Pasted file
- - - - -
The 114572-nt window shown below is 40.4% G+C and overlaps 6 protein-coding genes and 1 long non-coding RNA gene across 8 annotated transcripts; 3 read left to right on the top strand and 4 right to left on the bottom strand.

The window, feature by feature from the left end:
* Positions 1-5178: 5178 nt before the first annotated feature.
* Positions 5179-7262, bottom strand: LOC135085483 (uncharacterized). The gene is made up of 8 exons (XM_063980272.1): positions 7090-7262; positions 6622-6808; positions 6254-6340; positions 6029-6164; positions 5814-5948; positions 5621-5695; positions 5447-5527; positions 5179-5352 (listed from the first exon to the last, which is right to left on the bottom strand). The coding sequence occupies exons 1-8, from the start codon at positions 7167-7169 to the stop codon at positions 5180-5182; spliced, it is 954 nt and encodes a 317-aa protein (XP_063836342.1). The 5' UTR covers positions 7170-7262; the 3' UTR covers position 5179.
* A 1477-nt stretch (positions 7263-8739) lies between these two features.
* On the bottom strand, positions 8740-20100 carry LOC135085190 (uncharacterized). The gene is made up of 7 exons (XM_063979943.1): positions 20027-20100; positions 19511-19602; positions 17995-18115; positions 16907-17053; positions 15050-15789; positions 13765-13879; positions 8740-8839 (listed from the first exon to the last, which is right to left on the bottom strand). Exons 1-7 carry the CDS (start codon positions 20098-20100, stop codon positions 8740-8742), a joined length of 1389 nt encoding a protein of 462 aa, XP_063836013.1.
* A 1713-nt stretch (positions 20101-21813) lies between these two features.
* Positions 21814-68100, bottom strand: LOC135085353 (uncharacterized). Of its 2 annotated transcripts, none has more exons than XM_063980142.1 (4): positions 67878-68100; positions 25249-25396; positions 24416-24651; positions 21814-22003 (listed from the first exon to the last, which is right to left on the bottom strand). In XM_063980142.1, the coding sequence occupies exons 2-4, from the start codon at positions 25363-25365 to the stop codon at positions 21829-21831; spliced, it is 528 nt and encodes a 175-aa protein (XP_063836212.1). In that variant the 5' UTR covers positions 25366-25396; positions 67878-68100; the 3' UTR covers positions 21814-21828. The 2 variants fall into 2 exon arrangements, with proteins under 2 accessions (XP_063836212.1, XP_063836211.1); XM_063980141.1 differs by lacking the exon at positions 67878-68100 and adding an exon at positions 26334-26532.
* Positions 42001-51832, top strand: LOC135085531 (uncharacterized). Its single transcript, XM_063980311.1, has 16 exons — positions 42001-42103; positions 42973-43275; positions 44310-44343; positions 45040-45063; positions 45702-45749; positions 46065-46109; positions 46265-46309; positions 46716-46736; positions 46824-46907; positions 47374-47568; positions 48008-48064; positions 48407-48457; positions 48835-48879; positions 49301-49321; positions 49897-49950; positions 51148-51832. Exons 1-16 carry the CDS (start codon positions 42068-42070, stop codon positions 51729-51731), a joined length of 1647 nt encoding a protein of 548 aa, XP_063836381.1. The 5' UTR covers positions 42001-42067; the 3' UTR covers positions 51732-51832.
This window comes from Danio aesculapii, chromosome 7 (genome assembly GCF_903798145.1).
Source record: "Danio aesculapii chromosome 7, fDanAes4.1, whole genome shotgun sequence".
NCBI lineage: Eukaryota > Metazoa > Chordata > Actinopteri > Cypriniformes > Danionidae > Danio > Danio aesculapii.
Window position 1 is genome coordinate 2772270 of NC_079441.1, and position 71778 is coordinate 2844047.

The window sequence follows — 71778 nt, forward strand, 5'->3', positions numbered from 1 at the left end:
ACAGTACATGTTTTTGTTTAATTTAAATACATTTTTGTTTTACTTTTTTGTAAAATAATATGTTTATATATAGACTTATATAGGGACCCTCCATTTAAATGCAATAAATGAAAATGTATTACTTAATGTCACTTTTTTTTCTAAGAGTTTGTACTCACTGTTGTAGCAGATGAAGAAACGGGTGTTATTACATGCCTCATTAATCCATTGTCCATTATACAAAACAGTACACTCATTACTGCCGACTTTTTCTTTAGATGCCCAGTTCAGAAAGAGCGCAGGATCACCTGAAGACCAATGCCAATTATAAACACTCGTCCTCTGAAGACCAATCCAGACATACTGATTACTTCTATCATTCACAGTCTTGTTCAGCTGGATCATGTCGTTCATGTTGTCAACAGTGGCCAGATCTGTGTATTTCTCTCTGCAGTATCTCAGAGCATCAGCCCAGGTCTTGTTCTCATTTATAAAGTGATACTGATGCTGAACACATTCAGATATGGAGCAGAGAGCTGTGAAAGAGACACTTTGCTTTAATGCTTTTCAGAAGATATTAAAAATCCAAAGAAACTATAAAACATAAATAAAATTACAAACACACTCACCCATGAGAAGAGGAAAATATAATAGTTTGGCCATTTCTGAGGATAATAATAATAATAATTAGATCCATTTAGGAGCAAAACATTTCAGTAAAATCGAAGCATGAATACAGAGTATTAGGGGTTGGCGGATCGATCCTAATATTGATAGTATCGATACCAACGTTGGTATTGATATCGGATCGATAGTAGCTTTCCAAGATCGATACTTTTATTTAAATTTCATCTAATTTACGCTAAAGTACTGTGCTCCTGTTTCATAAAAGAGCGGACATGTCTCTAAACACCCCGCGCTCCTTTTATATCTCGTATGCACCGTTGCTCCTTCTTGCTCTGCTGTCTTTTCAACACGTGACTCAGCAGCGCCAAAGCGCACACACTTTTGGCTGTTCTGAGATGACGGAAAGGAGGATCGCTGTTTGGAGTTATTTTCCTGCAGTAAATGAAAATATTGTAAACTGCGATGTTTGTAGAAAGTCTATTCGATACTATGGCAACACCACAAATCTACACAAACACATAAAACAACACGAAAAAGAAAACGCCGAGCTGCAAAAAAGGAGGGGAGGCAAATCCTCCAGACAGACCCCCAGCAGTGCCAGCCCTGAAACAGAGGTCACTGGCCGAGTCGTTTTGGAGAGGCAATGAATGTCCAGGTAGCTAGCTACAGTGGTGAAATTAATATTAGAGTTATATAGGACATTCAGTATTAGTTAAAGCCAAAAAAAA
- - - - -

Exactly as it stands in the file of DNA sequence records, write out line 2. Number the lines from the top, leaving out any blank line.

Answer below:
The window, feature by feature from the left end: